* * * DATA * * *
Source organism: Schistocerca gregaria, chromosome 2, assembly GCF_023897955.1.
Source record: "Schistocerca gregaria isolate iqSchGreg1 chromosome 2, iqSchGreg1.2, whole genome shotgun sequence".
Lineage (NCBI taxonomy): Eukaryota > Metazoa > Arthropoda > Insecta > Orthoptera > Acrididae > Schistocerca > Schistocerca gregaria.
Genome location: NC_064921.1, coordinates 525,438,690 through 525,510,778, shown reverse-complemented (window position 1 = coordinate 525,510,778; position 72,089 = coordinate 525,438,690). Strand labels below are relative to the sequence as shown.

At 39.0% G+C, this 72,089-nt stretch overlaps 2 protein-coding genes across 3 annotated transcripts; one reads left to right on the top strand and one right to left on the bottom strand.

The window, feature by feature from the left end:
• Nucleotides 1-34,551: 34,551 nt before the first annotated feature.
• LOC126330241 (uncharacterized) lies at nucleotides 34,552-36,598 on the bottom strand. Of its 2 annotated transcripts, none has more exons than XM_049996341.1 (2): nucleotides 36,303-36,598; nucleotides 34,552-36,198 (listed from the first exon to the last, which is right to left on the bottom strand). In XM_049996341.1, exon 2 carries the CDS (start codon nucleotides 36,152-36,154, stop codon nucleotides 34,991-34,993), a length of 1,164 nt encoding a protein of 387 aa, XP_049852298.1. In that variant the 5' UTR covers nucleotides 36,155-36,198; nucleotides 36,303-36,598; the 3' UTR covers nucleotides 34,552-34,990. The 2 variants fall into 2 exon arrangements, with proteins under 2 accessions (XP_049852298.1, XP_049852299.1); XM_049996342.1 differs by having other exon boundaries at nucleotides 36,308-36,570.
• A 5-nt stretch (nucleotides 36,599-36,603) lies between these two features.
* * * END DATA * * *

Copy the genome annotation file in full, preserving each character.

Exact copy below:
Source organism: Schistocerca gregaria, chromosome 2, assembly GCF_023897955.1.
Source record: "Schistocerca gregaria isolate iqSchGreg1 chromosome 2, iqSchGreg1.2, whole genome shotgun sequence".
Lineage (NCBI taxonomy): Eukaryota > Metazoa > Arthropoda > Insecta > Orthoptera > Acrididae > Schistocerca > Schistocerca gregaria.
Genome location: NC_064921.1, coordinates 525,438,690 through 525,510,778, shown reverse-complemented (window position 1 = coordinate 525,510,778; position 72,089 = coordinate 525,438,690). Strand labels below are relative to the sequence as shown.

At 39.0% G+C, this 72,089-nt stretch overlaps 2 protein-coding genes across 3 annotated transcripts; one reads left to right on the top strand and one right to left on the bottom strand.

The window, feature by feature from the left end:
• Nucleotides 1-34,551: 34,551 nt before the first annotated feature.
• LOC126330241 (uncharacterized) lies at nucleotides 34,552-36,598 on the bottom strand. Of its 2 annotated transcripts, none has more exons than XM_049996341.1 (2): nucleotides 36,303-36,598; nucleotides 34,552-36,198 (listed from the first exon to the last, which is right to left on the bottom strand). In XM_049996341.1, exon 2 carries the CDS (start codon nucleotides 36,152-36,154, stop codon nucleotides 34,991-34,993), a length of 1,164 nt encoding a protein of 387 aa, XP_049852298.1. In that variant the 5' UTR covers nucleotides 36,155-36,198; nucleotides 36,303-36,598; the 3' UTR covers nucleotides 34,552-34,990. The 2 variants fall into 2 exon arrangements, with proteins under 2 accessions (XP_049852298.1, XP_049852299.1); XM_049996342.1 differs by having other exon boundaries at nucleotides 36,308-36,570.
• A 5-nt stretch (nucleotides 36,599-36,603) lies between these two features.